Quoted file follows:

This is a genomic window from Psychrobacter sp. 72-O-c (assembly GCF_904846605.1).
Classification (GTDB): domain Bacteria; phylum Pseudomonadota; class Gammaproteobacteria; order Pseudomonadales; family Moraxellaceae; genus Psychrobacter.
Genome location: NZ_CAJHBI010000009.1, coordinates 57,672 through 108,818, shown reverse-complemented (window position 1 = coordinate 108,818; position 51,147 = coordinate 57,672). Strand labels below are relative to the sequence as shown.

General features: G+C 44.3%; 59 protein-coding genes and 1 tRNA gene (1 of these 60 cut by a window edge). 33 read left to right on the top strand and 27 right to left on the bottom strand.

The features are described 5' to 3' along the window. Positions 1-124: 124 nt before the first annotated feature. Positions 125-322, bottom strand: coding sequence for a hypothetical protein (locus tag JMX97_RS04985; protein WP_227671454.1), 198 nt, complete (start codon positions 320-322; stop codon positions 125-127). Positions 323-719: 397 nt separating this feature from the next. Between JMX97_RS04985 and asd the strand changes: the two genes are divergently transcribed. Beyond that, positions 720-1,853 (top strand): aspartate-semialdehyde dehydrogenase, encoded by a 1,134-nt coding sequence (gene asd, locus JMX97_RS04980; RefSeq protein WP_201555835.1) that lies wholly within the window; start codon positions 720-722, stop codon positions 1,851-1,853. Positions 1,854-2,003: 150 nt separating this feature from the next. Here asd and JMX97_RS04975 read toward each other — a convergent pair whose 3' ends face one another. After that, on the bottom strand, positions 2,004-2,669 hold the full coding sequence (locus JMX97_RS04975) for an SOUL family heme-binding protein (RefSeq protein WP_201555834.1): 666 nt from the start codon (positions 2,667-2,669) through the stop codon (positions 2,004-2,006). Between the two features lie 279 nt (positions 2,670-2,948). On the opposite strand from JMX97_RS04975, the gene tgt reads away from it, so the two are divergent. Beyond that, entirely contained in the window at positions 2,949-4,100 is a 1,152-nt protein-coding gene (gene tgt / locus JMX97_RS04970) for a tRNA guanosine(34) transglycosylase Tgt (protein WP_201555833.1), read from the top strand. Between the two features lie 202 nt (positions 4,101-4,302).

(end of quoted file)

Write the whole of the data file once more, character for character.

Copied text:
This is a genomic window from Psychrobacter sp. 72-O-c (assembly GCF_904846605.1).
Classification (GTDB): domain Bacteria; phylum Pseudomonadota; class Gammaproteobacteria; order Pseudomonadales; family Moraxellaceae; genus Psychrobacter.
Genome location: NZ_CAJHBI010000009.1, coordinates 57,672 through 108,818, shown reverse-complemented (window position 1 = coordinate 108,818; position 51,147 = coordinate 57,672). Strand labels below are relative to the sequence as shown.

General features: G+C 44.3%; 59 protein-coding genes and 1 tRNA gene (1 of these 60 cut by a window edge). 33 read left to right on the top strand and 27 right to left on the bottom strand.

The features are described 5' to 3' along the window. Positions 1-124: 124 nt before the first annotated feature. Positions 125-322, bottom strand: coding sequence for a hypothetical protein (locus tag JMX97_RS04985; protein WP_227671454.1), 198 nt, complete (start codon positions 320-322; stop codon positions 125-127). Positions 323-719: 397 nt separating this feature from the next. Between JMX97_RS04985 and asd the strand changes: the two genes are divergently transcribed. Beyond that, positions 720-1,853 (top strand): aspartate-semialdehyde dehydrogenase, encoded by a 1,134-nt coding sequence (gene asd, locus JMX97_RS04980; RefSeq protein WP_201555835.1) that lies wholly within the window; start codon positions 720-722, stop codon positions 1,851-1,853. Positions 1,854-2,003: 150 nt separating this feature from the next. Here asd and JMX97_RS04975 read toward each other — a convergent pair whose 3' ends face one another. After that, on the bottom strand, positions 2,004-2,669 hold the full coding sequence (locus JMX97_RS04975) for an SOUL family heme-binding protein (RefSeq protein WP_201555834.1): 666 nt from the start codon (positions 2,667-2,669) through the stop codon (positions 2,004-2,006). Between the two features lie 279 nt (positions 2,670-2,948). On the opposite strand from JMX97_RS04975, the gene tgt reads away from it, so the two are divergent. Beyond that, entirely contained in the window at positions 2,949-4,100 is a 1,152-nt protein-coding gene (gene tgt / locus JMX97_RS04970) for a tRNA guanosine(34) transglycosylase Tgt (protein WP_201555833.1), read from the top strand. Between the two features lie 202 nt (positions 4,101-4,302).